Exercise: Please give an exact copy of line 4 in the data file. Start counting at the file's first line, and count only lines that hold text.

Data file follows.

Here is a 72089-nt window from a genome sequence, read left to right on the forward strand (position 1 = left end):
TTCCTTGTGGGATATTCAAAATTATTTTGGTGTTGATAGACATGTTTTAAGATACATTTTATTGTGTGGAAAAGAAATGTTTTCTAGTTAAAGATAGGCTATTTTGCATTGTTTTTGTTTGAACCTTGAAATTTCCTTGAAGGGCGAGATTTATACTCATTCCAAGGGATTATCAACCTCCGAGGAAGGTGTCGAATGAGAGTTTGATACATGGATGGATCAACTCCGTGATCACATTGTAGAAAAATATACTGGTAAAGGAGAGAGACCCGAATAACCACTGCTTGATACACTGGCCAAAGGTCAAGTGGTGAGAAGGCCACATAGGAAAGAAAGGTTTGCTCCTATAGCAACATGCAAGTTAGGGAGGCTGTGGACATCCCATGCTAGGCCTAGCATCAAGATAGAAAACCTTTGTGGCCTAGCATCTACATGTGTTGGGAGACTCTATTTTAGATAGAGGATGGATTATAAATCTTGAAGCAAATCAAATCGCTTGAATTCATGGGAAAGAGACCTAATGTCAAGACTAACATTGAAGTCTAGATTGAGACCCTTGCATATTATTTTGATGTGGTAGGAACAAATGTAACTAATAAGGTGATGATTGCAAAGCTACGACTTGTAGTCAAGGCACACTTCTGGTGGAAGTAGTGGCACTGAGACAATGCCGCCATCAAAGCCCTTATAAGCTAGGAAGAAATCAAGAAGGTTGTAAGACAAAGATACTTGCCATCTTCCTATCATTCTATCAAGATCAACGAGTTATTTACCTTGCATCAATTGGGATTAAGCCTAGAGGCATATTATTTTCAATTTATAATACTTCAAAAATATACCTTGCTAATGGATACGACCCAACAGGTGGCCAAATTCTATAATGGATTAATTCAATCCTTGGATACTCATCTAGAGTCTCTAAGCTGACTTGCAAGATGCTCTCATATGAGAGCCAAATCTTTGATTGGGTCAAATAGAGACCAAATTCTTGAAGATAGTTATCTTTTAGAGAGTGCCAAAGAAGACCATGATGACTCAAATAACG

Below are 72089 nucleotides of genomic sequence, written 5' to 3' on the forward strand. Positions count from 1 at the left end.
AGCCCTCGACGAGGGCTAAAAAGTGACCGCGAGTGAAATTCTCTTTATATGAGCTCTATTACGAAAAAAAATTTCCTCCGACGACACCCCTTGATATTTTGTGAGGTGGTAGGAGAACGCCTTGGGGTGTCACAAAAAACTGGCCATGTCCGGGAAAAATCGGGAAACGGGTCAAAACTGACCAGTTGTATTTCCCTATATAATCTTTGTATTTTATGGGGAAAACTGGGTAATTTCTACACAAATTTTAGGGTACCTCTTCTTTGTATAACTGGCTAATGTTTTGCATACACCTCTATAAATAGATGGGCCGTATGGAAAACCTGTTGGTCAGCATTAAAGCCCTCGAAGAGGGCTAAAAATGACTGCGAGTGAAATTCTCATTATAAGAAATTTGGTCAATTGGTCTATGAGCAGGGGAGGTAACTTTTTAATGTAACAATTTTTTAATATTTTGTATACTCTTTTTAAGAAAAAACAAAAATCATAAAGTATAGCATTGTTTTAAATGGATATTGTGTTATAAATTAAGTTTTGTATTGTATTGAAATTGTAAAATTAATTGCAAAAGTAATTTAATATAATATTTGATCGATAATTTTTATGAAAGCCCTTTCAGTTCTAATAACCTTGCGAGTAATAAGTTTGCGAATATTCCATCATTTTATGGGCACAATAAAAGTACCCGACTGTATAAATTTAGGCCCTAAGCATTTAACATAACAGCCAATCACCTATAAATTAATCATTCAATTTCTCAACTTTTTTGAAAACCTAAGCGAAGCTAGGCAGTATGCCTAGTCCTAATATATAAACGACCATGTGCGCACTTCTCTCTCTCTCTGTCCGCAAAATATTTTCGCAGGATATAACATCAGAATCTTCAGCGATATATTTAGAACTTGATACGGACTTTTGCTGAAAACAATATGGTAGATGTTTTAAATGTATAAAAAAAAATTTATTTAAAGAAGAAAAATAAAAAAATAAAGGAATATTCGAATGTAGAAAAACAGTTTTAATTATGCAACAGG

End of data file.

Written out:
AGCCCTCGACGAGGGCTAAAAAGTGACCGCGAGTGAAATTCTCTTTATATGAGCTCTATTACGAAAAAAAATTTCCTCCGACGACACCCCTTGATATTTTGTGAGGTGGTAGGAGAACGCCTTGGGGTGTCACAAAAAACTGGCCATGTCCGGGAAAAATCGGGAAACGGGTCAAAACTGACCAGTTGTATTTCCCTATATAATCTTTGTATTTTATGGGGAAAACTGGGTAATTTCTACACAAATTTTAGGGTACCTCTTCTTTGTATAACTGGCTAATGTTTTGCATACACCTCTATAAATAGATGGGCCGTATGGAAAACCTGTTGGTCAGCATTAAAGCCCTCGAAGAGGGCTAAAAATGACTGCGAGTGAAATTCTCATTATAAGAAATTTGGTCAATTGGTCTATGAGCAGGGGAGGTAACTTTTTAATGTAACAATTTTTTAATATTTTGTATACTCTTTTTAAGAAAAAACAAAAATCATAAAGTATAGCATTGTTTTAAATGGATATTGTGTTATAAATTAAGTTTTGTATTGTATTGAAATTGTAAAATTAATTGCAAAAGTAATTTAATATAATATTTGATCGATAATTTTTATGAAAGCCCTTTCAGTTCTAATAACCTTGCGAGTAATAAGTTTGCGAATATTCCATCATTTTATGGGCACAATAAAAGTACCCGACTGTATAAATTTAGGCCCTAAGCATTTAACATAACAGCCAATCACCTATAAATTAATCATTCAATTTCTCAACTTTTTTGAAAACCTAAGCGAAGCTAGGCAGTATGCCTAGTCCTAATATATAAACGACCATGTGCGCACTTCTCTCTCTCTCTGTCCGCAAAATATTTTCGCAGGATATAACATCAGAATCTTCAGCGATATATTTAGAACTTGATACGGACTTTTGCTGAAAACAATATGGTAGATGTTTTAAATGTATAAAAAAAAATTTATTTAAAGAAGAAAAATAAAAAAATAAAGGAATATTCGAATGTAGAAAAACAGTTTTAATTATGCAACAGG